Antex StudioCard AV Pro SMPTE NLE Broadcast Studio Card Balanced Analog AES/EBU [Used]
Antex StudioCard AV Pro SMPTE NLE Broadcast Studio Card Balanced Analog AES/EBU [Used]
Antex StudioCard AV Pro SMPTE NLE Broadcast Studio Card Balanced Analog AES/EBU [Used]

Antex StudioCard AV Pro SMPTE NLE Broadcast Studio Card Balanced Analog AES/EBU [Used]

( 281982763706) )

Regular price $53.45 Sale price $80.00      (1 available in stock)

Professional Broadcast Sound Card • 18 Bit AES/EBU Digital and Balanced Analog Inputs/Outputs • Great for Production/Playout/Non-Linear Editing etc • Windows XP Compatible


A chance to pick up an awesome sounding sound card that sold originally for $ thousands for a fraction of the original price. These cards offer both digital and pristine analog signal interfaces and can work with either balanced +4dB or unbalanced -10dB gear.

The connectors are regular 25 pin ('parallel') and 15pin ('VGA') types so you can pick up the plugs for your cables very cheaply.

Great for a variety of audiophile or broadcast sound applications!

Drivers and documentation are available from

Windows versions later than XP 32bit are not supported.

Please note that this is a full length PCI card which may require that you use a case with more than the average amount of free space behind the PCI expansion slots.


The Antex StudioCard AV Pro card (List Price $1,595) is a four, stereo channel, PCI audio record/playback board capable of maintaining perfect synchronization with video playback by employing either a master 27 MHz clock lock (when operating with the DPS Perception card) or by horizontal sync lock, by looping the video board's output through the AV Pro. This loop can automatically detect PAL or NTSC, thereby enabling the AV Pro to be used worldwide.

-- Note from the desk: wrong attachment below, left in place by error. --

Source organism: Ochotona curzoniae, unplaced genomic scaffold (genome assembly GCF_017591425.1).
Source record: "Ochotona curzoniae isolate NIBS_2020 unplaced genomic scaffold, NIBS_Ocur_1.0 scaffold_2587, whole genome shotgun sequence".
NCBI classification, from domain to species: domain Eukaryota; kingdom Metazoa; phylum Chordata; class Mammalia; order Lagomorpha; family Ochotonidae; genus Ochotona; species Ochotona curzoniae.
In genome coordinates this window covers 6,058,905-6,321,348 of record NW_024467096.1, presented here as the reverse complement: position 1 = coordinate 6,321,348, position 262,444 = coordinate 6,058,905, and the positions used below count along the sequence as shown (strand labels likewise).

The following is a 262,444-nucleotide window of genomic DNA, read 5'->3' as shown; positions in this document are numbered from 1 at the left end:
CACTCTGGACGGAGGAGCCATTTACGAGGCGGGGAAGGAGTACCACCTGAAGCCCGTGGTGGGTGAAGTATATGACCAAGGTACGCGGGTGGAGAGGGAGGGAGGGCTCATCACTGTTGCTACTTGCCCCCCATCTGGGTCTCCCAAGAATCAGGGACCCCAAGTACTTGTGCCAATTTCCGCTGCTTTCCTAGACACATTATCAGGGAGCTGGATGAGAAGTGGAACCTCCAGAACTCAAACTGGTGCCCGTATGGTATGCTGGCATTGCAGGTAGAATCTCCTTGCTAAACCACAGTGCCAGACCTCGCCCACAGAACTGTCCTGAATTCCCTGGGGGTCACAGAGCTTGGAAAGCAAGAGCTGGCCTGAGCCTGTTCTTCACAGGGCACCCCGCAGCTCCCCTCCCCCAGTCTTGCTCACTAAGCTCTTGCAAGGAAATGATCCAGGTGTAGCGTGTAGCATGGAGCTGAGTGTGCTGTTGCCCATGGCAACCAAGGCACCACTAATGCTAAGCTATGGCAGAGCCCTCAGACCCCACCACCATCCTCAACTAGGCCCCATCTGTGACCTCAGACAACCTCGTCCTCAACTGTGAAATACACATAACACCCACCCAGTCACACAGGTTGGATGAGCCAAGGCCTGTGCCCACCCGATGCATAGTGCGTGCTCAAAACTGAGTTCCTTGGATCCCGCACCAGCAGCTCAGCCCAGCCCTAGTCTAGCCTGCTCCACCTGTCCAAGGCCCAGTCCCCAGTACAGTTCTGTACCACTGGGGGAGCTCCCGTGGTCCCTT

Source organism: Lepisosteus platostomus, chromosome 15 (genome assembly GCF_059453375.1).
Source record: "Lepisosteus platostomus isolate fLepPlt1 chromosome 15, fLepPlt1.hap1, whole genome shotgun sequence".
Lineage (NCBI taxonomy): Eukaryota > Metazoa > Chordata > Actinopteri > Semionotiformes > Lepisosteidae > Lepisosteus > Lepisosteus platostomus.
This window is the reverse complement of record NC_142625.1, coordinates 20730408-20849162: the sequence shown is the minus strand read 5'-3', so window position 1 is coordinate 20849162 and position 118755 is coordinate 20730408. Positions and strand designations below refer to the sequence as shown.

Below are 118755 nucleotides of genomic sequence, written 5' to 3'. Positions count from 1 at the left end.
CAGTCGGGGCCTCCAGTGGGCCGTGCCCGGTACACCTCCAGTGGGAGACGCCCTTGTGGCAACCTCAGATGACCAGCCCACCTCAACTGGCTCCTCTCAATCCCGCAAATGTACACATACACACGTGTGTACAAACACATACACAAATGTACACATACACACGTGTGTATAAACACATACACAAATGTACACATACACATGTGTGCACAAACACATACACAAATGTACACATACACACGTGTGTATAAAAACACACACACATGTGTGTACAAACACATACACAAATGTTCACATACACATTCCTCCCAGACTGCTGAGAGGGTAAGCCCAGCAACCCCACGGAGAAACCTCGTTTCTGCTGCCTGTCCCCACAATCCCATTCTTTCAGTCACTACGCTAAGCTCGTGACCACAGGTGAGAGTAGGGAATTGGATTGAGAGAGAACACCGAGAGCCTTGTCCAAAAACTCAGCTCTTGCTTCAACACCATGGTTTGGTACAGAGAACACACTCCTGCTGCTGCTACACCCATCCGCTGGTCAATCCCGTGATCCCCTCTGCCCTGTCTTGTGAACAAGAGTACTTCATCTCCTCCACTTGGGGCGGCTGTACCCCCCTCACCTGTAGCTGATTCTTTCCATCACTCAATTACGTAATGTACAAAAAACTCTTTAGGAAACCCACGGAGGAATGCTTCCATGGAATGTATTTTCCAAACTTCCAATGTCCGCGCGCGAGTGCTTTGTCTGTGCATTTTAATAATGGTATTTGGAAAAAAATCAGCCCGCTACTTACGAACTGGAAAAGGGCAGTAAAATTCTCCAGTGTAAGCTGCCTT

Up to four AV Pros can be installed in one computer, each linked to the other and to the video card for perfect synchronization of up to 16 stereo tracks.


The Antex AV Pro creates a virtual mixing board of 4 stereo audio tracks, with maximum quantizing at 32 bits and sampling rates up to 48 kHz (lower rates supported). The 40 MHz floating point DSP chips (TMS320C31) support A/D conversion at 16 bit, 64 times oversampling and D/A conversion at 18 bit, 128 times oversampling.

Frequency response claimed is 20 Hz to 20 kHz with a dynamic range of 95 dB and harmonic distortion at 0.005%.

The card comes equipped with two D-sub connectors for connection to external devices, one analog, the other digital. Only two channels are digital record and playback capable and the system can automatically sense if the input signal on the first two tracks is digital or analog.

Also included on the digital cable set are longitudinal time code (LTC) in and out, MIDI in and out, and an external clock input (BNC). The card is capable of providing SMPTE time code burn-in by using the video loop through and assigning the software controlled SMPTE read/write module to play through the monitor loop.